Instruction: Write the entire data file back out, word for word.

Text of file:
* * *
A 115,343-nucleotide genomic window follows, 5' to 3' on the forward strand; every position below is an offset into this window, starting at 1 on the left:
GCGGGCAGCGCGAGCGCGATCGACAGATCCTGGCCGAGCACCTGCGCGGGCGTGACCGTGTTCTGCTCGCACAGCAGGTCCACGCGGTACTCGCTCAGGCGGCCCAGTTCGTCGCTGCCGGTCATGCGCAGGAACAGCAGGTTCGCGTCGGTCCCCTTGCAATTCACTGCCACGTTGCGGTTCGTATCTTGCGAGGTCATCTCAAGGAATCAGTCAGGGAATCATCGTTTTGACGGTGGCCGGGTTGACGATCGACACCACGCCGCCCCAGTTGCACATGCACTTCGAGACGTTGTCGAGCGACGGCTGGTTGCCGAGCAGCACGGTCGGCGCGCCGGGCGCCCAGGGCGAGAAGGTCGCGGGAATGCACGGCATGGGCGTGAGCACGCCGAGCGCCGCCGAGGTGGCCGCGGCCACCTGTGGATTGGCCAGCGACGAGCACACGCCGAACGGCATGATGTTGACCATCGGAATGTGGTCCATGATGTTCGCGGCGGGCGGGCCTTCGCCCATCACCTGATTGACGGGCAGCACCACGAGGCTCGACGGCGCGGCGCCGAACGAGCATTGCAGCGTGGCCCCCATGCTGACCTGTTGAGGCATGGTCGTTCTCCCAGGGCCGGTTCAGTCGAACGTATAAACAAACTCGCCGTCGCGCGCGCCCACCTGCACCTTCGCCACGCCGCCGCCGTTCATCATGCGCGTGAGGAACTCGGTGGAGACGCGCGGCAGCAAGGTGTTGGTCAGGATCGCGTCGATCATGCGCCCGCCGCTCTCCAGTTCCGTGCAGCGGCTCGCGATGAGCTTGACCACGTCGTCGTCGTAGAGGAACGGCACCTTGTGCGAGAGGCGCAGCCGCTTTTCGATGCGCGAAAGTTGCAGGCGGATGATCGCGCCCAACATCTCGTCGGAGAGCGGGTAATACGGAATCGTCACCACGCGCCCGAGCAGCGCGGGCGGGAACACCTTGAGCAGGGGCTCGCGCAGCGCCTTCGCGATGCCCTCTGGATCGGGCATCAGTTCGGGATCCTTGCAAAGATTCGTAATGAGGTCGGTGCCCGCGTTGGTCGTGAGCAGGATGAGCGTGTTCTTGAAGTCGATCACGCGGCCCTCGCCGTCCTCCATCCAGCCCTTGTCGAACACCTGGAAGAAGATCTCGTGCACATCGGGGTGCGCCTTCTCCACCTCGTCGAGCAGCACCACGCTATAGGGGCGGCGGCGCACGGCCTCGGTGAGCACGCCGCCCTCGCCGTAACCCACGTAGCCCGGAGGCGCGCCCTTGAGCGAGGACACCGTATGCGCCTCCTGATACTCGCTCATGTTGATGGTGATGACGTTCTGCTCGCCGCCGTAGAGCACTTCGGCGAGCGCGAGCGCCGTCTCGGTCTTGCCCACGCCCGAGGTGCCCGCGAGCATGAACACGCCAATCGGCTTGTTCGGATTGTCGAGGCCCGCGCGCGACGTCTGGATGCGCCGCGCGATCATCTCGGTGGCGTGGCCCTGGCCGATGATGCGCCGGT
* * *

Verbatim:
A 115,343-nucleotide genomic window follows, 5' to 3' on the forward strand; every position below is an offset into this window, starting at 1 on the left:
GCGGGCAGCGCGAGCGCGATCGACAGATCCTGGCCGAGCACCTGCGCGGGCGTGACCGTGTTCTGCTCGCACAGCAGGTCCACGCGGTACTCGCTCAGGCGGCCCAGTTCGTCGCTGCCGGTCATGCGCAGGAACAGCAGGTTCGCGTCGGTCCCCTTGCAATTCACTGCCACGTTGCGGTTCGTATCTTGCGAGGTCATCTCAAGGAATCAGTCAGGGAATCATCGTTTTGACGGTGGCCGGGTTGACGATCGACACCACGCCGCCCCAGTTGCACATGCACTTCGAGACGTTGTCGAGCGACGGCTGGTTGCCGAGCAGCACGGTCGGCGCGCCGGGCGCCCAGGGCGAGAAGGTCGCGGGAATGCACGGCATGGGCGTGAGCACGCCGAGCGCCGCCGAGGTGGCCGCGGCCACCTGTGGATTGGCCAGCGACGAGCACACGCCGAACGGCATGATGTTGACCATCGGAATGTGGTCCATGATGTTCGCGGCGGGCGGGCCTTCGCCCATCACCTGATTGACGGGCAGCACCACGAGGCTCGACGGCGCGGCGCCGAACGAGCATTGCAGCGTGGCCCCCATGCTGACCTGTTGAGGCATGGTCGTTCTCCCAGGGCCGGTTCAGTCGAACGTATAAACAAACTCGCCGTCGCGCGCGCCCACCTGCACCTTCGCCACGCCGCCGCCGTTCATCATGCGCGTGAGGAACTCGGTGGAGACGCGCGGCAGCAAGGTGTTGGTCAGGATCGCGTCGATCATGCGCCCGCCGCTCTCCAGTTCCGTGCAGCGGCTCGCGATGAGCTTGACCACGTCGTCGTCGTAGAGGAACGGCACCTTGTGCGAGAGGCGCAGCCGCTTTTCGATGCGCGAAAGTTGCAGGCGGATGATCGCGCCCAACATCTCGTCGGAGAGCGGGTAATACGGAATCGTCACCACGCGCCCGAGCAGCGCGGGCGGGAACACCTTGAGCAGGGGCTCGCGCAGCGCCTTCGCGATGCCCTCTGGATCGGGCATCAGTTCGGGATCCTTGCAAAGATTCGTAATGAGGTCGGTGCCCGCGTTGGTCGTGAGCAGGATGAGCGTGTTCTTGAAGTCGATCACGCGGCCCTCGCCGTCCTCCATCCAGCCCTTGTCGAACACCTGGAAGAAGATCTCGTGCACATCGGGGTGCGCCTTCTCCACCTCGTCGAGCAGCACCACGCTATAGGGGCGGCGGCGCACGGCCTCGGTGAGCACGCCGCCCTCGCCGTAACCCACGTAGCCCGGAGGCGCGCCCTTGAGCGAGGACACCGTATGCGCCTCCTGATACTCGCTCATGTTGATGGTGATGACGTTCTGCTCGCCGCCGTAGAGCACTTCGGCGAGCGCGAGCGCCGTCTCGGTCTTGCCCACGCCCGAGGTGCCCGCGAGCATGAACACGCCAATCGGCTTGTTCGGATTGTCGAGGCCCGCGCGCGACGTCTGGATGCGCCGCGCGATCATCTCGGTGGCGTGGCCCTGGCCGATGATGCGCCGGT